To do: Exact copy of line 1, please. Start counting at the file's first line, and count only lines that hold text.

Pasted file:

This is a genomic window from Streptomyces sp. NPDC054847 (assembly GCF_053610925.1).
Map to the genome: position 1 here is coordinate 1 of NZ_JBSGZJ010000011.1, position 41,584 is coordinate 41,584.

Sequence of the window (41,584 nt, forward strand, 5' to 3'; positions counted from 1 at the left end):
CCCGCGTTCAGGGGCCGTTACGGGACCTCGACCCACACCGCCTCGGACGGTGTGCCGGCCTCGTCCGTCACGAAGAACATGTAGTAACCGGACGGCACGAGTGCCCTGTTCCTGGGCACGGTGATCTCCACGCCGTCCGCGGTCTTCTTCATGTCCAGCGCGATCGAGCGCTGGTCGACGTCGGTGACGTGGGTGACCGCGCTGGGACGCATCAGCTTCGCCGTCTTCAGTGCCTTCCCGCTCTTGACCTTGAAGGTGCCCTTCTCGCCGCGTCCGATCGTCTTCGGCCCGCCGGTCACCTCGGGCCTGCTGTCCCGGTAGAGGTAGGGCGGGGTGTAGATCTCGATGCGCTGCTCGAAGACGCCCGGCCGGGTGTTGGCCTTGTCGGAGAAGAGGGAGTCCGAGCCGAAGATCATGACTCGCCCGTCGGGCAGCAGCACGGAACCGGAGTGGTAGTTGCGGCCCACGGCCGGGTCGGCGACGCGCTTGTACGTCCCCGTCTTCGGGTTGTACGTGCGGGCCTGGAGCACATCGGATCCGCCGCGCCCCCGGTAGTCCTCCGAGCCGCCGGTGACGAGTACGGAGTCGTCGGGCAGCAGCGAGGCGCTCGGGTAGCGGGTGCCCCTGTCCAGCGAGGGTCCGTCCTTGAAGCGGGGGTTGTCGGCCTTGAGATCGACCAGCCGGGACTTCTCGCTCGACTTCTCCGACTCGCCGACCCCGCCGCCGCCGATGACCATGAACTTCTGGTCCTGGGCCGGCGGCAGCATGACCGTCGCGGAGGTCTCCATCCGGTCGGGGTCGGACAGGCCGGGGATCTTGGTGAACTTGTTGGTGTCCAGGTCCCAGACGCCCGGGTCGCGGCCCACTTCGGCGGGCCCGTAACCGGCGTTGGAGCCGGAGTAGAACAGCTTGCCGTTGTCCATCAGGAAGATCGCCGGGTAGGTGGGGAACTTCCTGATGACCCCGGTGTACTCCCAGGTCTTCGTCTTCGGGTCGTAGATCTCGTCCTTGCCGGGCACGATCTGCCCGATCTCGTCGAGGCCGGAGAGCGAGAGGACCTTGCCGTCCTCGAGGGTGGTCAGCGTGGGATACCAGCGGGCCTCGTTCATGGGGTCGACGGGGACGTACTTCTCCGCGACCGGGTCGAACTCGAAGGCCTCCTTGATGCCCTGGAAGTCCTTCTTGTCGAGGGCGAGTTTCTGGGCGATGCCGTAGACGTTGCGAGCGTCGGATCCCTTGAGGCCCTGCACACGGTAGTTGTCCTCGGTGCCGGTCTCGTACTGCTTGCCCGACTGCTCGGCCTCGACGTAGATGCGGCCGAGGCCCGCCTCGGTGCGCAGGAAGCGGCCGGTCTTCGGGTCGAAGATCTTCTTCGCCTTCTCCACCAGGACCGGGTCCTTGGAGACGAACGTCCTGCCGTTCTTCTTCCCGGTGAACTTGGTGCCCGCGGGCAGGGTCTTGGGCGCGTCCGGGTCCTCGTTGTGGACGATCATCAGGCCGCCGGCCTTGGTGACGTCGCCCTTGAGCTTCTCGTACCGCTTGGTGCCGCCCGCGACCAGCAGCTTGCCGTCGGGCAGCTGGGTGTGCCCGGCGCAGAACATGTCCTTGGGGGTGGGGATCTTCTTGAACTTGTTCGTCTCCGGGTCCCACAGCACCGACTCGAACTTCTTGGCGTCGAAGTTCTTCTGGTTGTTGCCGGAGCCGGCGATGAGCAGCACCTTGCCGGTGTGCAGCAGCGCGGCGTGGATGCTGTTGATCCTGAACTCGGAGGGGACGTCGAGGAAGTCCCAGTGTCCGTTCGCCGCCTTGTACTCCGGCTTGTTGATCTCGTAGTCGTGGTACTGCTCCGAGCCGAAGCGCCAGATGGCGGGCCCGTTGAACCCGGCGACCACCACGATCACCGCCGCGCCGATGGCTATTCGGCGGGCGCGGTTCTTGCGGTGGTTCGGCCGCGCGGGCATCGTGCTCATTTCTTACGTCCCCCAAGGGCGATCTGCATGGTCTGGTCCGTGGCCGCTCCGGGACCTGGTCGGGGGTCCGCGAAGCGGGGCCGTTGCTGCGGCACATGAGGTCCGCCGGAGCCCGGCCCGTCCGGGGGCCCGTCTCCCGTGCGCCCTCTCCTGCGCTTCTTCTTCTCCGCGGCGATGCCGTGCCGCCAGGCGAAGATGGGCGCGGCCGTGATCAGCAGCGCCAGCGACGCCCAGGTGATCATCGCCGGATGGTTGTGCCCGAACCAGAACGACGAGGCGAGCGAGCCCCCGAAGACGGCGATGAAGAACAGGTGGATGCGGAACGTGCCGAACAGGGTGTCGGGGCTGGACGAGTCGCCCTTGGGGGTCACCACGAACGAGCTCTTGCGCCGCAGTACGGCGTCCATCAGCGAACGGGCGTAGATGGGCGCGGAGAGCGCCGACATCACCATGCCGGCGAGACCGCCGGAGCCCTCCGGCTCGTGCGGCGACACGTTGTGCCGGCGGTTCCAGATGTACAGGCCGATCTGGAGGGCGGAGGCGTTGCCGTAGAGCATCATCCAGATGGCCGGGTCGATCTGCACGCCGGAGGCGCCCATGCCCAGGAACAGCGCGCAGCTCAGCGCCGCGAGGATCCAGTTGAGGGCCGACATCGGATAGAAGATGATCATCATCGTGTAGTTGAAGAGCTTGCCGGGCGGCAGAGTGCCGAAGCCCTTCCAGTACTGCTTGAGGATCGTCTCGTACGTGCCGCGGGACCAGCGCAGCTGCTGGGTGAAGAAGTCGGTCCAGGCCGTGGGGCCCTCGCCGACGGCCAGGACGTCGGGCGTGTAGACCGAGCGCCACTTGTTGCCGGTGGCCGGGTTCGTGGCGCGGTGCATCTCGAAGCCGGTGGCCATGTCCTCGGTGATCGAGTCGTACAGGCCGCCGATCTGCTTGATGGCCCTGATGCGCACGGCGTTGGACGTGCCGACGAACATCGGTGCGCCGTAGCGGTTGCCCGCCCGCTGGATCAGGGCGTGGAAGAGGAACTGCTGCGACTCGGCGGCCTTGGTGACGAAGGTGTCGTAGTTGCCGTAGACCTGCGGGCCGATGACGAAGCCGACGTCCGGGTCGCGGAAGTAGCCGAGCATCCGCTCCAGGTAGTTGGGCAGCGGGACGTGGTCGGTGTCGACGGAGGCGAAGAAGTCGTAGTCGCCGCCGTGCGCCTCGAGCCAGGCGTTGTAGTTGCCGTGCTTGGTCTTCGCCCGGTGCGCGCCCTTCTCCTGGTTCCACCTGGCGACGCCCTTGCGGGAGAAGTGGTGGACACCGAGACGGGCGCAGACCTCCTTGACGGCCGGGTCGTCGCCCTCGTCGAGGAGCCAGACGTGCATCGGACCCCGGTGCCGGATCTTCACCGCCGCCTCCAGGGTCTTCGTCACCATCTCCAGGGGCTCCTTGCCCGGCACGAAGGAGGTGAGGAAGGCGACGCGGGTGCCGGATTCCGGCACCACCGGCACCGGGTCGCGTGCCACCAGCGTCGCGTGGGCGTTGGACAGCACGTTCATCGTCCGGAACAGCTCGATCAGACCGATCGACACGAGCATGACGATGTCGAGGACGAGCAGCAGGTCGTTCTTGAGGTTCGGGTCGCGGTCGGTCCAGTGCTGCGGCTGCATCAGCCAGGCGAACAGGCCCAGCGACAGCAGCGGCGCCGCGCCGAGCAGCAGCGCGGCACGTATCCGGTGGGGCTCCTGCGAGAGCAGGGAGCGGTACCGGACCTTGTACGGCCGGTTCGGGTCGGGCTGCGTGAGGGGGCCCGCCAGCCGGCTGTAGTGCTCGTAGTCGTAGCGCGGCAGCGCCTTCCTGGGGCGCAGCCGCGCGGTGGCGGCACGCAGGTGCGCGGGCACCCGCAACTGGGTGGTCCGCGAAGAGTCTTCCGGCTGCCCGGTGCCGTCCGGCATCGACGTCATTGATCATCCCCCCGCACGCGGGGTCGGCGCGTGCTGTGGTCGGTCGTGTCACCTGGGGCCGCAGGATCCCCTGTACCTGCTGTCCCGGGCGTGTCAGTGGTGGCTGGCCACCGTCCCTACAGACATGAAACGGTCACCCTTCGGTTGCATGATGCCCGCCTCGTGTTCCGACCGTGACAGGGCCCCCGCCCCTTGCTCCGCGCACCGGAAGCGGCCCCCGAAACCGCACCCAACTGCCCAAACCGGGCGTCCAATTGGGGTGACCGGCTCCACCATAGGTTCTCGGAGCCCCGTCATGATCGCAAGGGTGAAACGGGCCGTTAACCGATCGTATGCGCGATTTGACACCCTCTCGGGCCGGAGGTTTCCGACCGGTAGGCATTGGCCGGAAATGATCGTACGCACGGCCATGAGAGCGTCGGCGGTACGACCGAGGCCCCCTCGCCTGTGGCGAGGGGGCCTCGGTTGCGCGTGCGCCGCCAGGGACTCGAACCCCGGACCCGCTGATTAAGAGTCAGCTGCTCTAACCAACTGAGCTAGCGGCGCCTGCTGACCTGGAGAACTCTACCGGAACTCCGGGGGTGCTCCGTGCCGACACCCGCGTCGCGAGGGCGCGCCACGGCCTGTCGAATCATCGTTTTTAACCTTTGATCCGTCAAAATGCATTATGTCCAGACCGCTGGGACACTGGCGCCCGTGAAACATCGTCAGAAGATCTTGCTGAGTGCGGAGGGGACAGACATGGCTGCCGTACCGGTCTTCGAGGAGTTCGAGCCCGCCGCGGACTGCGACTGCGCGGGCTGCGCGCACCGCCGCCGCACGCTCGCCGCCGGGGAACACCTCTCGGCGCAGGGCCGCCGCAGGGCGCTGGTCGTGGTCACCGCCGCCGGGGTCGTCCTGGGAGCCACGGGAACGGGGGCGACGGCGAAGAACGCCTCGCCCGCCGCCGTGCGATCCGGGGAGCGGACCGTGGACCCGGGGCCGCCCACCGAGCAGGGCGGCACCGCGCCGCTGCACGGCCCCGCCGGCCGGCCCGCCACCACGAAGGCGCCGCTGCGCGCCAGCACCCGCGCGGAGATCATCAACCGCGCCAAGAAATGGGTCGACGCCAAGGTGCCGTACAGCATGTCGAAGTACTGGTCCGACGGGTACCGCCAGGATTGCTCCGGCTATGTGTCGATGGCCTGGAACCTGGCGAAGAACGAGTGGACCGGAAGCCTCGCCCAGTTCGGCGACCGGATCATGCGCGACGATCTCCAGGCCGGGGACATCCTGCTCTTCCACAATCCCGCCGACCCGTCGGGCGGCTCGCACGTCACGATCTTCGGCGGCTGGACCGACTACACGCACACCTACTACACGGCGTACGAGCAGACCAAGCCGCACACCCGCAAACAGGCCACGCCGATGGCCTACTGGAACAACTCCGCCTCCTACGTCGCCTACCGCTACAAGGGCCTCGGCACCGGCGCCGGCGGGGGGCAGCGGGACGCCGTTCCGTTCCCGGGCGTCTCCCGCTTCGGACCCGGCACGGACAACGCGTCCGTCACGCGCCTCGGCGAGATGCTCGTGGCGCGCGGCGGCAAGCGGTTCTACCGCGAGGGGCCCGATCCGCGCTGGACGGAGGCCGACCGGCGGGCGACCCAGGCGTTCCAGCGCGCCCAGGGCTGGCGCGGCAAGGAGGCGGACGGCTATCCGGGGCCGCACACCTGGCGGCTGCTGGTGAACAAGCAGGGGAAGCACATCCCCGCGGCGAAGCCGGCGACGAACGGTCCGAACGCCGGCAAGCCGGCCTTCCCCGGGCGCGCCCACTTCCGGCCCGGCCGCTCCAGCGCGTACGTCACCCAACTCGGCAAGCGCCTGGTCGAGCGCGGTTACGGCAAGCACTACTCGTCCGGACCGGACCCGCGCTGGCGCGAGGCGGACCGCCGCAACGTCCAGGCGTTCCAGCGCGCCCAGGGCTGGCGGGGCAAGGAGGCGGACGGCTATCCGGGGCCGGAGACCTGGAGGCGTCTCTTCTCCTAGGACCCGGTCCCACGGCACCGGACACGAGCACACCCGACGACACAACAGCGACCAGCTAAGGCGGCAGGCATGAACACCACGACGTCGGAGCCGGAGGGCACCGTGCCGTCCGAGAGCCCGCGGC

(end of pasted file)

This is a genomic window from Streptomyces sp. NPDC054847 (assembly GCF_053610925.1).